How To Sell Out An Event With Facebook Ads
The Social Fresh EAST social media conference, took place April 18-19, 2013 with a sold-out crowd of marketers.
Selling out a major conference while increasing ticket prices is no easy challenge. But, Facebook advertising significantly helped us accomplish this goal.
One of the biggest critiques of social media marketing is that it can’t drive sales. While social networks like Facebook work with vendors such as Expion to connect the dots, top marketers are using social strategies and tactics to drive results, both online and offline.
A few months before the conference, Social Fresh founder Jason Keath asked me to lead a Facebook ad campaign push for Social Fresh EAST 2013. Here’s a behind the scenes look at what we did to sell out the event.
The content used in the posts included four image posts (modified photos of speakers with overlaid quotations), one a video testimonial, one link to a Facebook Event, and one a Facebook Offer. Here is one of the images we used in the ads, featuring a quote from speaker Jay Baer.
Check out Social Fresh Conference 2016
You can scan the Social Fresh Facebook page for other posts we ran as ads during March and April 2013.
We launched the campaign March 11, 2013. Over the following month, more than 30,000 targeted users saw an average of seven post ads in their News feeds.
The ads ran across 127 audience variations and referred more than 1,000 unique visitors to the conference landing page.
Without getting too detailed on the dollar numbers involved. The ad budget was less than $5,000 and generated a return of over 500% on that investment.
Here is how we did it…
1. See the right metrics through the trees
Most campaigns have a primary goal: sell a product, acquire a lead, etc. Oftentimes, ad managers get caught up on that single metric and forget that there are additional benefits that shouldn’t go overlooked. Here’s an example:
|Registrations||Page Likes||Post Shares|
If you focus entirely on the top metric of Registrations, then you’ll overlook the gains of other categories.
The trick is quantifying the value of each metric to your specific campaign. I recommend ranking them on a 1-10 point scale, with 10 the best and 1 the least.
In this case, we’ll say that Registrations are worth 8 points, Page Likes are 4 points and Post Shares are 3 points. Simply put, we consider Registrations worth twice as much as Page Likes and almost three times as much as Post Shares. Multiply each figure times its point value and you end up with a point total for each ad.
Under this rundown, Ad 1 would be worth 461 points and Ad 2 worth 878 points. Ad 2 is worth nearly twice as much to this example campaign as Ad 1, yet you may have overlooked it by merely focusing on the number of registrations.
2. Track process and connect all the dots
Before you start running your ads, make sure you’ve implemented and tested multiple tracking mechanisms. Whenever possible, don’t rely on a single set of numbers.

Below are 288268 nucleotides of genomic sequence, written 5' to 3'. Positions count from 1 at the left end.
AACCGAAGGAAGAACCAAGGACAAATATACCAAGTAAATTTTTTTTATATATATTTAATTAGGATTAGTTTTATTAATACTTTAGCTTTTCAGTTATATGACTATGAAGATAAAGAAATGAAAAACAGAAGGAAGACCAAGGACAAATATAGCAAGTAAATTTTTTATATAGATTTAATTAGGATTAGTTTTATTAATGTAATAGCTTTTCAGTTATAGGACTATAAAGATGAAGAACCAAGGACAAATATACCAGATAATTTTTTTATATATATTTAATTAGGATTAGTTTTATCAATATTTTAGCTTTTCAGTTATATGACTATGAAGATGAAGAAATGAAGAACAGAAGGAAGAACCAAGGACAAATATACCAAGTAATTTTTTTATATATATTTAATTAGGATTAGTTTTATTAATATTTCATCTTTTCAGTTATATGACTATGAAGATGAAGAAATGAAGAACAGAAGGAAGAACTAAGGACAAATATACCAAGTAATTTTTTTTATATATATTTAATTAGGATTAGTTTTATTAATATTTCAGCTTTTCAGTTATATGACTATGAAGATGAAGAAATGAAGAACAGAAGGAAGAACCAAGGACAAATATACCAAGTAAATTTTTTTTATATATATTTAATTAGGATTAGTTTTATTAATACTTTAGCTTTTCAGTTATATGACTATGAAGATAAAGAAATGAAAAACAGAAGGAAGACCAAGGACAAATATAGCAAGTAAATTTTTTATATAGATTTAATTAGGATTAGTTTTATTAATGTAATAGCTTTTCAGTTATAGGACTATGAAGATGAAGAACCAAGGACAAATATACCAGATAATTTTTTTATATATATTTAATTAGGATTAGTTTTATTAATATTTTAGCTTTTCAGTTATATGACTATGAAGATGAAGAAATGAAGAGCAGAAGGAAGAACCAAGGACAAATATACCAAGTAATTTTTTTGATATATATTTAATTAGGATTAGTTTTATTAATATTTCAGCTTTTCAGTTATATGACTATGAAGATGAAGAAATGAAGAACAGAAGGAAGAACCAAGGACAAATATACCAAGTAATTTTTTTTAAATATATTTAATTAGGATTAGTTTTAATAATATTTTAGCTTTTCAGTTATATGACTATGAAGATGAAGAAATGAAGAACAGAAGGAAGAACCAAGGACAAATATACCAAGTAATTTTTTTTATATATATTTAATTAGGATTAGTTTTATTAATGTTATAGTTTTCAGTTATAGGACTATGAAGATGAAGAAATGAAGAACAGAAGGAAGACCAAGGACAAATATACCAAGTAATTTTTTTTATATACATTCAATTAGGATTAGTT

Tracking platforms are not perfect and plenty of bugs exist – for example, Facebook rarely registers similar data for Link Clicks and Link Opens in the Ad Reports.
Also, Google mis-allocates most iPhone user traffic (I’ve seen as much as 90%) referred from Facebook as Direct.
Cover your bases and you’ll be less likely to fall victim to a faulty set of numbers that could hamper your entire campaign.
Use bit.ly custom links or tag your own links with Google UTM parameters. Bit.ly provides another measure of click volume, while UTM parameters helps to correctly identify traffic sources in Google Analytics.
Add a Facebook Conversion Pixel on the most important page of your website, typically the after-purchase Thank You page. The pixel will help track whether users who saw your Facebook Ad (regardless of click activity) made it to that important page on your website, hopefully following a purchase.
3. Build trust through social credibility
It’s one thing for a prospective customer to see a brand touting the greatness of their product or service in the Facebook News feed. It’s another to see raving endorsements of that product or service by people similar to the prospective customer.
Try initially targeting placement of a Facebook post ad in the news feeds of top supporters and advocates. Collect great endorsements of whatever was featured in the post, then shift gears to target that post AND the corresponding positive comments to potential customers. A few raving reviews go a long way toward building credibility.
Select the “friends are already connected” option when setting up your page post ads. Feature raving reviews to a social endorsement of the Page by a friend and you’ve got the magic mixture of marketing trust.
4. Put everything on the table, but refine quickly
If you’ve got all the time in the world to launch your campaign, then you can develop small sample test groups and inch your way toward success.
Unfortunately, most of us in the real world don’t have that kind of time on our hands. When you’ve got to produce results fast, create hundreds of ad variations to quickly optimize your campaign. A strong set of initial variables includes location, interest and device.
An example from the Social Fresh EAST campaign includes…
Tampa, Orlando, Jacksonville, Melbourne (all metropolitan areas, within 50 miles)
Content marketing, blogging, marketing automation, public relations, search engine marketing, search engine optimization
iOS, Android and PC
Once the ads are developed, loaded (we use the Facebook Power Editor to scale efficiently) and running, heavily monitor results for the first hours.
Evaluate the cost per metric on each ad, pause the ads that don’t produce scalable results and low costs, and reallocate budget where needed. Once you see what’s working, create similar ads and constantly optimize accordingly.